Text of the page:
Banca Monte dei Paschi di Siena SpA, Italy’s third-largest bank, received a 4.07 billion-euro ($5.3 billion) bailout from the Italian state to help it reach a capital requirement set by European regulators.
The funds include 171 million euros to cover interest payments on existing aid as Monte Paschi will probably incur a loss for 2012, the bank said in a statement today. Monte Paschi received 1.9 billion euros in state aid in 2009 through the issue of so-called Tremonti bonds, which have been converted into new securities and form part of the amount requested.
“Of the major Italian banks, Monte Paschi is the one which presents most downside risk,” analysts at Royal Bank of Scotland Group Plc in London, led by Alberto Gallo, wrote in a note to clients before the bailout was completed. The bank will likely need more help going forward, as bad loans continue to rise and its operating profits struggle, the analysts said.
Monte Paschi, engulfed by investigations of its former managers, asked for state funds to boost capital after failing to meet regulators’ minimum requirements. The lender said on Feb. 6 it will take a 730 million-euro hit to its assets after reviewing structured deals from 2008 and 2009 that hid losses on earlier derivatives.
Italy approved a law last year allowing Monte Paschi to raise funds by selling securities to the government, labeled “Monti” bonds after Prime Minister Mario Monti. The securities have a 9 percent coupon that may rise to as much as 15 percent. In case of losses, Monte Paschi may pay the annual interest on aid by giving shares to the government.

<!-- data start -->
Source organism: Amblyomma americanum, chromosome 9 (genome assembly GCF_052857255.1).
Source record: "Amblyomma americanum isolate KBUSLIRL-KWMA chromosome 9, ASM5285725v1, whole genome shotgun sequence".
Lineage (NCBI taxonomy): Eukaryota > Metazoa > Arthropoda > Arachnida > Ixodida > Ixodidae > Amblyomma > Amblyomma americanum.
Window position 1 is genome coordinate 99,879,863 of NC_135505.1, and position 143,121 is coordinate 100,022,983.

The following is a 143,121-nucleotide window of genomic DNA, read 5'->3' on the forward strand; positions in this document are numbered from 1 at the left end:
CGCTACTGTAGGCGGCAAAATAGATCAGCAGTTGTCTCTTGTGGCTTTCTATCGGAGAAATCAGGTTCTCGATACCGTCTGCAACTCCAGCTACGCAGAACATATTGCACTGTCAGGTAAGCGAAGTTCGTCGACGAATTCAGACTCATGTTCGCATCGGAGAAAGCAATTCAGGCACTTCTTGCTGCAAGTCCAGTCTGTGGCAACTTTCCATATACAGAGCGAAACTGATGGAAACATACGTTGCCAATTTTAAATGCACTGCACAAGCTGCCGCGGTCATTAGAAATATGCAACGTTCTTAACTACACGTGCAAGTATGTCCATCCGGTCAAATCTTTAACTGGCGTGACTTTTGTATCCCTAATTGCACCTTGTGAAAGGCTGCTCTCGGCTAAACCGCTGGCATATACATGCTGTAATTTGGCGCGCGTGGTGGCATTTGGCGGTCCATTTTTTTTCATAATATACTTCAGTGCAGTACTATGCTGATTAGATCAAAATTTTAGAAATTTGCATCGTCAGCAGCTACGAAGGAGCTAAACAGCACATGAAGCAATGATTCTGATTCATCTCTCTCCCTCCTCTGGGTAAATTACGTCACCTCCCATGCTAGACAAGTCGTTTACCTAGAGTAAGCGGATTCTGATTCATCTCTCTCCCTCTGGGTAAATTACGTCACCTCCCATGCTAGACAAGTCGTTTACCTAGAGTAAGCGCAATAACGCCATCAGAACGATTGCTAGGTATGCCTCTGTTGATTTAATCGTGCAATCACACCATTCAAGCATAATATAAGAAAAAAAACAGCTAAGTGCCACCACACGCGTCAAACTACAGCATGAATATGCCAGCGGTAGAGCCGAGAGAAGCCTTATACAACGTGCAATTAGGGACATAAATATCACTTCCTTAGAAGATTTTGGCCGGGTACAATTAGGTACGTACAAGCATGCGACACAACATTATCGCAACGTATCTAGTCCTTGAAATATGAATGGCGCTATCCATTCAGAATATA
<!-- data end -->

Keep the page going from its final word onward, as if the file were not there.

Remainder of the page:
“The bank will find it difficult to repay the public aid considering the tough environment,” analysts at Kepler Capital Markets led by Annamaria Benassi wrote in a note today.
Monte Paschi rose 1.9 percent to 21.07 cents by 2:52 p.m. in Milan. The stock is down 29 percent since Bloomberg News first reported on Jan. 17 that the bank used a derivatives deal, dubbed Santorini, to disguise losses before the bailout in 2009.
Chief Executive Officer Fabrizio Viola and Chairman Alessandro Profumo, appointed last year to turn around the company, are seeking to revive profitability and restore investors’ confidence amid allegations former management hid losses related to three derivative transactions.
Siena prosecutors are probing the bank to see whether crimes were committed by former executives related to market manipulation, false accounting, obstruction of regulatory activity related to the acquisition of Banca Antonveneta SpA and fraud tied to derivatives trades, people familiar with the situation have said, asking not to be identified.
-- With assistance from Francesca Cinelli in Milan. Editors: Frank Connelly, Dan Liefgreen